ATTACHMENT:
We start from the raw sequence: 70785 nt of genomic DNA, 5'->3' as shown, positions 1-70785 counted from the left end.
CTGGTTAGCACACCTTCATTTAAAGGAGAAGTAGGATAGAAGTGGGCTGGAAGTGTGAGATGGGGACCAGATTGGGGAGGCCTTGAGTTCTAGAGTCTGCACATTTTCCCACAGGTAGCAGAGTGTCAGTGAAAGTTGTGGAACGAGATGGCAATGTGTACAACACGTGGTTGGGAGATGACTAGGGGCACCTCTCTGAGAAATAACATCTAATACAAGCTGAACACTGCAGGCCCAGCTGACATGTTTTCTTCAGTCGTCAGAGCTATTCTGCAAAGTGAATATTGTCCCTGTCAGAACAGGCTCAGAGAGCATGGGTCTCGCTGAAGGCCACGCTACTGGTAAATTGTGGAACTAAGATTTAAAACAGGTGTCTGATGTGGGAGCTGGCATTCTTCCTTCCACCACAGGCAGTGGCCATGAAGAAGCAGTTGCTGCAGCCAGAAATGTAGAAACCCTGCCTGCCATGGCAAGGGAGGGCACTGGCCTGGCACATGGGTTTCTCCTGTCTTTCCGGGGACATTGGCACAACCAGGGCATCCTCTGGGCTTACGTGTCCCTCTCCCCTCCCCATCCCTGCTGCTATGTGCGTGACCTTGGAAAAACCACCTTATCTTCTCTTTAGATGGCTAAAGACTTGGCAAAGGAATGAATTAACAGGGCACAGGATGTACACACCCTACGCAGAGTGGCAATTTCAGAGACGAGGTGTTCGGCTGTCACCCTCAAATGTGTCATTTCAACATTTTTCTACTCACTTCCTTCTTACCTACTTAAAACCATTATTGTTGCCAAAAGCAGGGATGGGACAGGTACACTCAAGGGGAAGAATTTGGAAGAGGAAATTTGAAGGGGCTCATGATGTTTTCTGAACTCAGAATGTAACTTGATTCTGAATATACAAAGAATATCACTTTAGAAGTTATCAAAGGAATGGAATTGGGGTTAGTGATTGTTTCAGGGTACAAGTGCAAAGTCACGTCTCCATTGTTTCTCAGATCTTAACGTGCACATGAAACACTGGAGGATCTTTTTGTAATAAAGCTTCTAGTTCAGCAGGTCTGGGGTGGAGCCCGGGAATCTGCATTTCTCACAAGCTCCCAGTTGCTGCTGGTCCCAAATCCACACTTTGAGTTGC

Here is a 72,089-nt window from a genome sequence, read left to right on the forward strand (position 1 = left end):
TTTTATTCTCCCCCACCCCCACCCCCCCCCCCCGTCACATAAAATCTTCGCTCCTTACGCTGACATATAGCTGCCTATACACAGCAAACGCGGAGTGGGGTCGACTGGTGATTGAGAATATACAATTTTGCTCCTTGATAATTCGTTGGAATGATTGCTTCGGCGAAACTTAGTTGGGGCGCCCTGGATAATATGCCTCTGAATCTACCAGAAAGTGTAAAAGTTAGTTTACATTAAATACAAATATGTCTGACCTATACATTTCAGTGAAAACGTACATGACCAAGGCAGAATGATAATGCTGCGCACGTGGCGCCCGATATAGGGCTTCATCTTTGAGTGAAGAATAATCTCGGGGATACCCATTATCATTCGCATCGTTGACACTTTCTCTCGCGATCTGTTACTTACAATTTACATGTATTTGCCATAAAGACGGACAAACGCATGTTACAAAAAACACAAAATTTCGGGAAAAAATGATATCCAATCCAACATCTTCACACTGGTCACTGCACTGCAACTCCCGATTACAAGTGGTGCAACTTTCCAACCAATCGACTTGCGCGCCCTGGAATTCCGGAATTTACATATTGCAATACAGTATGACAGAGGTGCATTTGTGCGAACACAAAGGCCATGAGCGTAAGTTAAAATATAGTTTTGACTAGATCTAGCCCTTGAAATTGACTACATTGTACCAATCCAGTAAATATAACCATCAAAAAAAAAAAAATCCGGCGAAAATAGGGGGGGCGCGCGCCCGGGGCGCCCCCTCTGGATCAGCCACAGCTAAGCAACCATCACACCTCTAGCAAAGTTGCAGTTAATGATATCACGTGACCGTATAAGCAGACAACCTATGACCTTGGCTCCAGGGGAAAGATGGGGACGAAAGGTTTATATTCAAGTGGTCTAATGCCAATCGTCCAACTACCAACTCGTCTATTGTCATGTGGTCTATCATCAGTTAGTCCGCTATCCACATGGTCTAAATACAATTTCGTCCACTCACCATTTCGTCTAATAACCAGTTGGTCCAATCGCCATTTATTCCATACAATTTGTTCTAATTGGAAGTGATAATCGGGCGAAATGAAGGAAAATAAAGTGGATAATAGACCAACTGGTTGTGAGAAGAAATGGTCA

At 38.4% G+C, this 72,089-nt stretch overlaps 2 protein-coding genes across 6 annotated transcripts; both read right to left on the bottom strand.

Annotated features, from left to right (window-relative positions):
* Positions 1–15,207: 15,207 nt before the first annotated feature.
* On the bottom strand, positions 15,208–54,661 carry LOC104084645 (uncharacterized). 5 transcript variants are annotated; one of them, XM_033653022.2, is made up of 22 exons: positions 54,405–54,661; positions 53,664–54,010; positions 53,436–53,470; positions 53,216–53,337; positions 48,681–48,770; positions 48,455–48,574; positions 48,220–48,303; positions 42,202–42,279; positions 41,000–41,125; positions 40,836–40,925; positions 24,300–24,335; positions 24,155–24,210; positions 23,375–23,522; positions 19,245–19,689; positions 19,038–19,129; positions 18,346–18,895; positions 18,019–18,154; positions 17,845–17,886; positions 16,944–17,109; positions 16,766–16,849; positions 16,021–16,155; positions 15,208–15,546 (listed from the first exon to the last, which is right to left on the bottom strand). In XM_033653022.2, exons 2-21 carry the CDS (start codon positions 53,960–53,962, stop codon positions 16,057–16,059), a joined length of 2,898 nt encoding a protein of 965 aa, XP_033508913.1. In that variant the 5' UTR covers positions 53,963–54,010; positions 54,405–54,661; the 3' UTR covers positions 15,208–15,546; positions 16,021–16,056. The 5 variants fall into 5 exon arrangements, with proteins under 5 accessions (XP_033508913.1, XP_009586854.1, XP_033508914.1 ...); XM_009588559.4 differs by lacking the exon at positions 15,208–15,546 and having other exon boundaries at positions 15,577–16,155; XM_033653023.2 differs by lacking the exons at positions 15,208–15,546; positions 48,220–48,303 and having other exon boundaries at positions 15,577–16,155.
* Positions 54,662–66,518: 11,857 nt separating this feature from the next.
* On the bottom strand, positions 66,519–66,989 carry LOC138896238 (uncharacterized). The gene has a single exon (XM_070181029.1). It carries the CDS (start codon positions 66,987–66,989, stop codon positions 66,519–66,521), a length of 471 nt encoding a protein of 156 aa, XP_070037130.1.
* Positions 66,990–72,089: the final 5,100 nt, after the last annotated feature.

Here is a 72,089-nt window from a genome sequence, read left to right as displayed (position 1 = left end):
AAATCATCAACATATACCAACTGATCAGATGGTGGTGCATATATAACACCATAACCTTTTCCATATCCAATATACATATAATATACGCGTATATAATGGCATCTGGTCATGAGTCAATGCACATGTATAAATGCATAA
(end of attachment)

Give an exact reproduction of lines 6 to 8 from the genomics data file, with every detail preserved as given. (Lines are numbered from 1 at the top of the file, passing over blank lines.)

Annotated features, from left to right (window-relative positions):
* Positions 1–15,207: 15,207 nt before the first annotated feature.
* On the bottom strand, positions 15,208–54,661 carry LOC104084645 (uncharacterized). 5 transcript variants are annotated; one of them, XM_033653022.2, is made up of 22 exons: positions 54,405–54,661; positions 53,664–54,010; positions 53,436–53,470; positions 53,216–53,337; positions 48,681–48,770; positions 48,455–48,574; positions 48,220–48,303; positions 42,202–42,279; positions 41,000–41,125; positions 40,836–40,925; positions 24,300–24,335; positions 24,155–24,210; positions 23,375–23,522; positions 19,245–19,689; positions 19,038–19,129; positions 18,346–18,895; positions 18,019–18,154; positions 17,845–17,886; positions 16,944–17,109; positions 16,766–16,849; positions 16,021–16,155; positions 15,208–15,546 (listed from the first exon to the last, which is right to left on the bottom strand). In XM_033653022.2, exons 2-21 carry the CDS (start codon positions 53,960–53,962, stop codon positions 16,057–16,059), a joined length of 2,898 nt encoding a protein of 965 aa, XP_033508913.1. In that variant the 5' UTR covers positions 53,963–54,010; positions 54,405–54,661; the 3' UTR covers positions 15,208–15,546; positions 16,021–16,056. The 5 variants fall into 5 exon arrangements, with proteins under 5 accessions (XP_033508913.1, XP_009586854.1, XP_033508914.1 ...); XM_009588559.4 differs by lacking the exon at positions 15,208–15,546 and having other exon boundaries at positions 15,577–16,155; XM_033653023.2 differs by lacking the exons at positions 15,208–15,546; positions 48,220–48,303 and having other exon boundaries at positions 15,577–16,155.